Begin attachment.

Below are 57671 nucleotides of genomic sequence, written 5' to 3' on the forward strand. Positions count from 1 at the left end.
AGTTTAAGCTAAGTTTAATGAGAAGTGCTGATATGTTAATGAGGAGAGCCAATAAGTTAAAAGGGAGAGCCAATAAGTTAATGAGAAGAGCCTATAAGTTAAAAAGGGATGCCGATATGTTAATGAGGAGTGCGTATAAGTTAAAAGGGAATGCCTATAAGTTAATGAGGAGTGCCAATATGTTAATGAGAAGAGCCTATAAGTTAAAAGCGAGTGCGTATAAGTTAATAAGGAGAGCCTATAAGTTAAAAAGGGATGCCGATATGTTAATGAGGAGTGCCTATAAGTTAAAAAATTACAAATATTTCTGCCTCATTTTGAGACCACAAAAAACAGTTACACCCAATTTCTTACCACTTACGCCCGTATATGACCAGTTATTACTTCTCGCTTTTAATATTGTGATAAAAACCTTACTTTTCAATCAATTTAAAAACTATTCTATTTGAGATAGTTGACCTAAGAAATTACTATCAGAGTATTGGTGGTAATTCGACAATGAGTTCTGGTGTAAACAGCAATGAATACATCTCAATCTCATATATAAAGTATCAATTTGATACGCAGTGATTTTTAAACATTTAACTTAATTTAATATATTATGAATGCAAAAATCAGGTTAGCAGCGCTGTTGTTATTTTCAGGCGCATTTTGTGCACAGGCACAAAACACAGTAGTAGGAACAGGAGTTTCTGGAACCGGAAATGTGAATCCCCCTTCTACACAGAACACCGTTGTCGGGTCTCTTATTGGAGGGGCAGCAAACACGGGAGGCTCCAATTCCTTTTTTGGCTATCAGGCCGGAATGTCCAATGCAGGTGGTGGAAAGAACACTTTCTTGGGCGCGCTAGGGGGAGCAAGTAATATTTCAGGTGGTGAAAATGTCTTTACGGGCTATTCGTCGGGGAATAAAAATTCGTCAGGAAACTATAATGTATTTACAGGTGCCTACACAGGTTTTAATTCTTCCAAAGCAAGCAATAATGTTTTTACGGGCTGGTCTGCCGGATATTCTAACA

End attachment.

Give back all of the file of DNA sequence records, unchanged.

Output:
Below are 57671 nucleotides of genomic sequence, written 5' to 3' on the forward strand. Positions count from 1 at the left end.
AGTTTAAGCTAAGTTTAATGAGAAGTGCTGATATGTTAATGAGGAGAGCCAATAAGTTAAAAGGGAGAGCCAATAAGTTAATGAGAAGAGCCTATAAGTTAAAAAGGGATGCCGATATGTTAATGAGGAGTGCGTATAAGTTAAAAGGGAATGCCTATAAGTTAATGAGGAGTGCCAATATGTTAATGAGAAGAGCCTATAAGTTAAAAGCGAGTGCGTATAAGTTAATAAGGAGAGCCTATAAGTTAAAAAGGGATGCCGATATGTTAATGAGGAGTGCCTATAAGTTAAAAAATTACAAATATTTCTGCCTCATTTTGAGACCACAAAAAACAGTTACACCCAATTTCTTACCACTTACGCCCGTATATGACCAGTTATTACTTCTCGCTTTTAATATTGTGATAAAAACCTTACTTTTCAATCAATTTAAAAACTATTCTATTTGAGATAGTTGACCTAAGAAATTACTATCAGAGTATTGGTGGTAATTCGACAATGAGTTCTGGTGTAAACAGCAATGAATACATCTCAATCTCATATATAAAGTATCAATTTGATACGCAGTGATTTTTAAACATTTAACTTAATTTAATATATTATGAATGCAAAAATCAGGTTAGCAGCGCTGTTGTTATTTTCAGGCGCATTTTGTGCACAGGCACAAAACACAGTAGTAGGAACAGGAGTTTCTGGAACCGGAAATGTGAATCCCCCTTCTACACAGAACACCGTTGTCGGGTCTCTTATTGGAGGGGCAGCAAACACGGGAGGCTCCAATTCCTTTTTTGGCTATCAGGCCGGAATGTCCAATGCAGGTGGTGGAAAGAACACTTTCTTGGGCGCGCTAGGGGGAGCAAGTAATATTTCAGGTGGTGAAAATGTCTTTACGGGCTATTCGTCGGGGAATAAAAATTCGTCAGGAAACTATAATGTATTTACAGGTGCCTACACAGGTTTTAATTCTTCCAAAGCAAGCAATAATGTTTTTACGGGCTGGTCTGCCGGATATTCTAACA